More and more artists are interested in producing work that is not only beautifully designed and produced, but is also environmentally friendly and socially responsible. In Sustainable Ceramics, pioneer Robert Harrison draws on more than four decades of making to present practical possibilities for ceramic artists.
This book covers all the factors to consider when going ‘green’, from fuels and alternative firing technology to energy-saving methods, sustainable ways to collect and use clay itself, and ways to deal with waste materials and save water. He suggests simple and achievable methods by which to reduce the carbon footprint of ceramic art, and offers examples throughout of practitioners who reclaim, reuse and recycle in their work.
Sustainable Ceramics is an essential resource for any ceramicist, studio or school wishing to reduce the impact of their practice on the environment.
This book will undoubtedly become the bible for the green movement within the ceramic arts. Not only does it provide great technical information (everything from best practices for kiln firings to imaginative reuse of ceramic materials to ergonomics for the sustainability of the ceramist’s body), it offers wide-ranging first-person accounts by leading artists who are already working sustainably in very creative ways. Robert Harrison is to be commended for his leadership in this field.
This book should be read by every potter and ceramic sculptor!
– Rick Newby
“Ceramics with all its inherent needs of making, materials, firing fuels and working space is certainly not a clean/green medium.”
A statement by Robert Harrison, author of the book ‘Sustainable Ceramics: a practical approach’, lays out immediately for anyone concerned in issues of ecology that the field of ceramics is in no way a sustainable area of work and study. This is indeed true, yet it behooves us as practitioners in the ceramic arts to continue seeking ways to minimize our carbon footprint and search for materials, processes, working environments, etc. with a goal to become sustainably responsible.
Harrison’s book presents both a complete and practical look at sustainability in ceramics today. By first offering a review and definition of our carbon footprint in clay, he allows the reader to become informed, not frightened, on how ceramics can become a sustainable and eco-friendly field.
Continuing on, Harrison walks us through the myriad of sustainable ceramic practices and processes, empowering those working in clay to realize how they might function more efficiently within the boundaries of ceramics. Valuable information on kilns, fuels, clays, glaze materials as well as how to best set up an eco-friendly studio makes it a reality to work in clay in a sustainable manner. Including sections on how to mitigate ones waste materials is especially valuable if becoming eco-friendly is the goal. From recycling ceramic waste to facing issues of our water footprint, Harrison presents areas that are each particularly useful for those working in both small and large studios as well as academic and non-profit venues. And in conclusion to this section of the book, and of equal importance to anyone working in the field of ceramics, Harrison presents a sensitive look at the sustainability of the maker and their bodies. The ergonomics that are employed within the various studio activities are of great significance, and anyone who has worked in clay for an extended period of time will testify to this fact. Therefore working in a sustainably conscious manner should indeed include the makers and their bodies, and this book aptly presents this as part of the overall approach to sustainable ceramics.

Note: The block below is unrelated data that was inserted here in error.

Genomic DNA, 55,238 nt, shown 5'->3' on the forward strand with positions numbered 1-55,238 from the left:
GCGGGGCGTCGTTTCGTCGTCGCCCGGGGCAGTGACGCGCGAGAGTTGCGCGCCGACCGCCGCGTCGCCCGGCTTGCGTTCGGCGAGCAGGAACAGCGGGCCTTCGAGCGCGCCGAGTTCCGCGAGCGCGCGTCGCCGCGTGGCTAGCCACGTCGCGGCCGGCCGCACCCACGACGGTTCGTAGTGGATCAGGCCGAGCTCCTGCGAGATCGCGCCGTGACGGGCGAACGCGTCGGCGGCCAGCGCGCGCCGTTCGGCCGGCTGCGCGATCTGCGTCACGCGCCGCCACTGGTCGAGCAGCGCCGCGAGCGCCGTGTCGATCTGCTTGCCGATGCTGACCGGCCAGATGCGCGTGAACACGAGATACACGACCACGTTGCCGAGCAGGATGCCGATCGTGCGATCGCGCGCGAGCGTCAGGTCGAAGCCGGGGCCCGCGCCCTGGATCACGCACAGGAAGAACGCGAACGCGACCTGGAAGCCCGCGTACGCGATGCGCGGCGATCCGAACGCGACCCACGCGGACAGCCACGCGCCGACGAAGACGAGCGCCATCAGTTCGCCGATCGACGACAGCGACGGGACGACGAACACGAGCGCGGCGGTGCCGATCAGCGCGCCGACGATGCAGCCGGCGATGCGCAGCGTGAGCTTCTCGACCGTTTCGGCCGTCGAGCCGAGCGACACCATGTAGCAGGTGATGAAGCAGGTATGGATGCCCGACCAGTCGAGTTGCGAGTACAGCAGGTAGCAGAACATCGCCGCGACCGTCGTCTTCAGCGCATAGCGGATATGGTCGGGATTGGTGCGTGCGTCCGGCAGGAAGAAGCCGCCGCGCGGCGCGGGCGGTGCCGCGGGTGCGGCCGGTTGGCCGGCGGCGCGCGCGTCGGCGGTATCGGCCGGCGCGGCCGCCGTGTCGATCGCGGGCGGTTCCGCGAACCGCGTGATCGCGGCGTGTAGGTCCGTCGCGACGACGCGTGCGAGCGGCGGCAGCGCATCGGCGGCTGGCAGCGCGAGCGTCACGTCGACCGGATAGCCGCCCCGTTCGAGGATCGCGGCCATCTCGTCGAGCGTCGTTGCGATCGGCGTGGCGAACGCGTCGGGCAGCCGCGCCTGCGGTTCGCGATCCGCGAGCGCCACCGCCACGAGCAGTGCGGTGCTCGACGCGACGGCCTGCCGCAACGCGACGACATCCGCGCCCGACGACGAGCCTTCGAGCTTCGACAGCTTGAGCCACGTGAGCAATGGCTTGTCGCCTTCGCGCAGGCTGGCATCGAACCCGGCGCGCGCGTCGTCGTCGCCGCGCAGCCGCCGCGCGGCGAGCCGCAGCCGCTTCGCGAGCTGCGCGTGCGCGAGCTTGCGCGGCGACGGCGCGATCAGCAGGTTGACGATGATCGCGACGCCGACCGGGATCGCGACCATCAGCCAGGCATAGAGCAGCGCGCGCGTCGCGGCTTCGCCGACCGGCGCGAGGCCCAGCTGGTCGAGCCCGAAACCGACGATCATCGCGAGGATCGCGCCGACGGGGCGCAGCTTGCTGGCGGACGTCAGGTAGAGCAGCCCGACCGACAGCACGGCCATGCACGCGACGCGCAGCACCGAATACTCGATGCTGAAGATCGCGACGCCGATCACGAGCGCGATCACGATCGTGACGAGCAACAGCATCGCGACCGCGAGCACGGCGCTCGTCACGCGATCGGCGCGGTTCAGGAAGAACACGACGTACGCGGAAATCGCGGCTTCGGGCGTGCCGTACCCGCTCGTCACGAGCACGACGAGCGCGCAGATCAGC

While any book on the topic of sustainability within any medium may inadvertently miss areas one may think important, Harrison has done a superb job in covering as much as possible for those wishing to work in ceramics in a most sustainable manner. This book provides the catalyst for further discussion from which to build our knowledge base and increase both our awareness and practice on the topic. His presentation of ceramic artists currently on the front edge of working with an eye to ecology helps put a human face on the topic, as well as providing some relevant ideas for us to consider. This portfolio of artists and their work, along with statement about how and why they have developed a personal consciousness on the topic, helps us realize the possibilities and successes. Additionally, his presentation on the role art centers and other related arts organizations and journals play in helping to inform and educate others adds to the overall breadth of information presented here.
Lastly, the book concludes with a section on ‘Practical Advice’ and ‘Bibliography’. These pages serve to summarize the book’s content and helps present, in bulleted form, some of the most key aspects of sustainable ceramics and what it truly means to think and work in this manner. A logical conclusion and challenge to the premise of how working in ceramics is not a clean/green activity, while equipping the reader with some of the most valuable insights and information relating to ecology and clay.
In conclusion, Harrison’s book is a welcome addition to the corpus of printed material on ceramics, extending the vocabulary and discussion to the some of the most pertinent and contemporary aspects of our field. Now that we are entering the second decade of the 21st century, it is timely for us to become not only reflective of these concerns, but more active. As Sherman Hall states in his section as a journal leader, “We may travel slowly, but I think we are traveling in the right direction”. With this new publication on Sustainable Ceramics by Robert Harrison, I think we are posed to now travel with greater speed and awareness, and hopefully with that, greater results.
– Joe Molinaro